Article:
Comment: Remote learning has benefits, but it has limits too

Covid-19 has accelerated the move to online learning at third level, but it‘s more important than ever to ensure that the development of a student stays at the centre of an industry that is increasingly controlled by technology

Susan Walsh, second from left, at a graduation ceremony: ‘We need visionaries who are willing to put strength and power behind human-centred models’

In an era when traditional industries are being disrupted, education had largely remained untouched, but the Covid-19 crisis has just changed that. Major disruption is now here.

The swift move to online learning could allow the large tech giants to get a foothold. It is early days yet, but these companies will likely build completely new systems of third-level education, unhampered by traditional structures or ways of being.

A one-size-fits-all approach with the aim of making education convenient, accessible and appealing may become the norm. This type of education will be very successful and will perfectly suit the needs of a large percent of the marketplace. But that does not mean it should be the only option.

There is also niche, of which I have had first-hand experience for the last 14 years. I spent 11 years of my life studying business, from degree right through to PhD. I walked out of that process not knowing how to apply what I had learned and, more importantly, not sure where I fitted in.

In 2006 personal circumstances led me to Germany, where I set up the Globe Business College in Munich to give the next generation the things I felt were lacking in my education. This involves an experience focused on character building. Each student is shaped constantly over the three years so when they graduate they are skilled and confident. They also know the contribution they can make to the world and they have a strong network to assist them in doing that.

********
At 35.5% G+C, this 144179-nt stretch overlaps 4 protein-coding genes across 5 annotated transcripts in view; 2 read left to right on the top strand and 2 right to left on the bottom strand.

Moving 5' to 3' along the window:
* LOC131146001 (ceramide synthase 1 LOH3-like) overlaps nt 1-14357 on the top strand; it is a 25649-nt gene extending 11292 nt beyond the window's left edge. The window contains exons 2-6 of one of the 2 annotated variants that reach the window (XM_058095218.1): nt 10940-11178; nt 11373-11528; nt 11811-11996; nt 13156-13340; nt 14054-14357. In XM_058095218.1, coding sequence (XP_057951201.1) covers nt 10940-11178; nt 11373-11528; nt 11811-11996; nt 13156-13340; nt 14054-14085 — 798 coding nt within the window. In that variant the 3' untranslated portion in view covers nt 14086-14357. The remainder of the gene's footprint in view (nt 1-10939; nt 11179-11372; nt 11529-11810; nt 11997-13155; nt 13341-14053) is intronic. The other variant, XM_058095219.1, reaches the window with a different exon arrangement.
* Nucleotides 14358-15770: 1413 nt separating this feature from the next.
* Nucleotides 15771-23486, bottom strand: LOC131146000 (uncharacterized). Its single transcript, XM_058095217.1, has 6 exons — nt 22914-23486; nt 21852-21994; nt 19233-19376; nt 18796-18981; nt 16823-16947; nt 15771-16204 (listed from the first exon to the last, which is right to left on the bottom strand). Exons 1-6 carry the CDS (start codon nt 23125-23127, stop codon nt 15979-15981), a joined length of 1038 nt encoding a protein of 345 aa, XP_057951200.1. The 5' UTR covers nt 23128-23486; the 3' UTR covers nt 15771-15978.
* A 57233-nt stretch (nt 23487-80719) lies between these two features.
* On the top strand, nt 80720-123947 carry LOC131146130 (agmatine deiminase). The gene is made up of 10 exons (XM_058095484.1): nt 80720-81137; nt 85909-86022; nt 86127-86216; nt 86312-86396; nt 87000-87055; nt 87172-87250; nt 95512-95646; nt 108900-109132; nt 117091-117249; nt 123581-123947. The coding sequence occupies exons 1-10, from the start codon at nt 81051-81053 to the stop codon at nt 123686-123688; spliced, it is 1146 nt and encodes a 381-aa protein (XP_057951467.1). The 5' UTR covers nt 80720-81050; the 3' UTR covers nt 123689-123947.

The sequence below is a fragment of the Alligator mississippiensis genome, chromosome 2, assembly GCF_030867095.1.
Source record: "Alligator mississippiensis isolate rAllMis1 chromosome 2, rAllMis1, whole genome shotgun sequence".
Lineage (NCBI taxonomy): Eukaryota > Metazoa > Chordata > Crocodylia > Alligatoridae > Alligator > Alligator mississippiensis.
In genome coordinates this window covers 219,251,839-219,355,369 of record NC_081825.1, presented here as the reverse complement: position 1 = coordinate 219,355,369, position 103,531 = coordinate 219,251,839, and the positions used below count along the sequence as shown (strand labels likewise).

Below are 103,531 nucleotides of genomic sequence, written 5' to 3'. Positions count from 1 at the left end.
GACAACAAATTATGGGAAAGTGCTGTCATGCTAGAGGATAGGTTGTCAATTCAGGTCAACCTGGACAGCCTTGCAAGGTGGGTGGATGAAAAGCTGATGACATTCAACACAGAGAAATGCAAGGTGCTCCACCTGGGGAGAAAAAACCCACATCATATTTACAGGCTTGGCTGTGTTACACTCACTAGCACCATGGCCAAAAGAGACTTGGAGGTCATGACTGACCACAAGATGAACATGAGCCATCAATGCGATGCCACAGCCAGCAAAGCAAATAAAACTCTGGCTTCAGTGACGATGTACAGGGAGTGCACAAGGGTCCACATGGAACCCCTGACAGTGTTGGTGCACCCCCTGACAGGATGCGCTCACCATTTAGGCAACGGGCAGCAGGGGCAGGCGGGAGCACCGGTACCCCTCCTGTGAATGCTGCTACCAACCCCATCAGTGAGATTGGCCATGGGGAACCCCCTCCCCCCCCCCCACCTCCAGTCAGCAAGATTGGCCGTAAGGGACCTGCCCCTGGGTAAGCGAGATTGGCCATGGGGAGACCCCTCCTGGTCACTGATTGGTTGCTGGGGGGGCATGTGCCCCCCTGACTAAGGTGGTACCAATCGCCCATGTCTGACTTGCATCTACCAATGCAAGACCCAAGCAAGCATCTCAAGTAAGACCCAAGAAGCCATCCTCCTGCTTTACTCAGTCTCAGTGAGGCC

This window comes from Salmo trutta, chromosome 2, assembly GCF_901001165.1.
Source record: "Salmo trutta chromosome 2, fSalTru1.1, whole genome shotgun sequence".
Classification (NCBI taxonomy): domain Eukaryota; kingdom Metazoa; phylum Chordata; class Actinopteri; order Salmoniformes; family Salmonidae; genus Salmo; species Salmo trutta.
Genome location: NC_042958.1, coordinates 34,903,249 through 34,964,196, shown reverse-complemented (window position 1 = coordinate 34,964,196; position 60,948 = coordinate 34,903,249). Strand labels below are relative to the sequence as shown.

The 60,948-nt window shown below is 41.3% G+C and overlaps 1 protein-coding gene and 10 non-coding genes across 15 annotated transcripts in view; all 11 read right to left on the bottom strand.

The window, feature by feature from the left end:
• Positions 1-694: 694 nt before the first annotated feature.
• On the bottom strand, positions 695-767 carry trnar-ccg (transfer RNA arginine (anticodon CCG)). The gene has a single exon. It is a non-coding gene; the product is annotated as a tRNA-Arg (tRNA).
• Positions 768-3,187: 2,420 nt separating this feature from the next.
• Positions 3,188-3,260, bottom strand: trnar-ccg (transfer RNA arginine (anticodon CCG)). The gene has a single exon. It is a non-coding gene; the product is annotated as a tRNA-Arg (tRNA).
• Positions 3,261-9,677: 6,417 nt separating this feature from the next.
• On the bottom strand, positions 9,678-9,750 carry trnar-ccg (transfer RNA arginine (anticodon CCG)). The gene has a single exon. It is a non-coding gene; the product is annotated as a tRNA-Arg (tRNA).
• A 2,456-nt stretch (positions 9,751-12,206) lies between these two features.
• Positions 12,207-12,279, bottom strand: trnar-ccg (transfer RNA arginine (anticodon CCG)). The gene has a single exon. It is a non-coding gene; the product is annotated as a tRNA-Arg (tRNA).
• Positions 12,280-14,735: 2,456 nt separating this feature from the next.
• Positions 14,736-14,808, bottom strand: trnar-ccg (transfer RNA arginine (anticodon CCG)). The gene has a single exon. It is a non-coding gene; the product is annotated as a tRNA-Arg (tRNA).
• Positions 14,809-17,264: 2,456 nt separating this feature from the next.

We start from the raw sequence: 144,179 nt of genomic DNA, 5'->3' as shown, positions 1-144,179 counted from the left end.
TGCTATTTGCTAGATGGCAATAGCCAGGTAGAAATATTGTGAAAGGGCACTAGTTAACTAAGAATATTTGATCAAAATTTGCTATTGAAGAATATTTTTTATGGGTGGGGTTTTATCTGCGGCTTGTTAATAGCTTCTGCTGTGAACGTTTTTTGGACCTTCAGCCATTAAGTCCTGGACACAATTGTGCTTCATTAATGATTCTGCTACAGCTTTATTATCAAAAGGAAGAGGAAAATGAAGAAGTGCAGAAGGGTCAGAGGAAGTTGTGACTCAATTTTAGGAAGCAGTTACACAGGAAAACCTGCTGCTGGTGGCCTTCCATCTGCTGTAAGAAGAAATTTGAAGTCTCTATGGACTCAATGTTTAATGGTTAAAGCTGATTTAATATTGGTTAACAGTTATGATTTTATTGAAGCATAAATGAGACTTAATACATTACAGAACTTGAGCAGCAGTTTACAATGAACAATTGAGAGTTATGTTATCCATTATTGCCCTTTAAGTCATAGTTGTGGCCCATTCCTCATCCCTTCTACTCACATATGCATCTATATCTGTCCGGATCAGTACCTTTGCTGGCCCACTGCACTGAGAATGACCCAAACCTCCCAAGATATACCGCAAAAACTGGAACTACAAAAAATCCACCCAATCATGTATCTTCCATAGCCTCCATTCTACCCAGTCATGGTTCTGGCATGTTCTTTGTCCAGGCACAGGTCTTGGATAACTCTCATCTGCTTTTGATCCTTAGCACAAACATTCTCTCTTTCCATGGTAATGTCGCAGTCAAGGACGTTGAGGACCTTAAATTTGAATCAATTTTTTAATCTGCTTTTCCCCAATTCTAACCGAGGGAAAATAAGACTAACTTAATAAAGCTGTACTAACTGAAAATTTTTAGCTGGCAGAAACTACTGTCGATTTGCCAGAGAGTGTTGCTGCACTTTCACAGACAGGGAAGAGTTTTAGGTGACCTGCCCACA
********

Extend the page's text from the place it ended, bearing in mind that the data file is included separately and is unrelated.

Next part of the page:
Many of our students come from successful Mittelstand or family-run companies. Their parents believe in and are looking for a human-driven, relationship-based education for their children.

The journey to develop the college and keep it alive was incredibly difficult. At every stage, we swam against the traditional norms of the industry.

One day early on, I flew to Dublin at 6am for meetings with a number of universities to secure the partner we needed to offer an Irish degree in Germany. At one meeting, I walked into a boardroom of men, most over the age of 60, who grilled me on my plans. After I painted my vision for a bespoke college offering customised education to a niche target group, the first question was: “How big is your library?” My dream was alien in a world where the size of the campus or the number of faculties are the key measures of success.

We had to work hard from day one. I was adamant that we would build the college without any interference that could ultimately try to shape the model and system we were creating. We had a limited marketing budget so recruitment happened through word of mouth, which means we didn’t have the luxury of making promises and not delivering.

It was also a very slow process as people don’t recommend you unless they are convinced of the quality of what you are doing and you have gained their trust. That trust is also linked to pricing, and it has to be built before the marketplace is willing to pay the amount required to facilitate a bespoke model.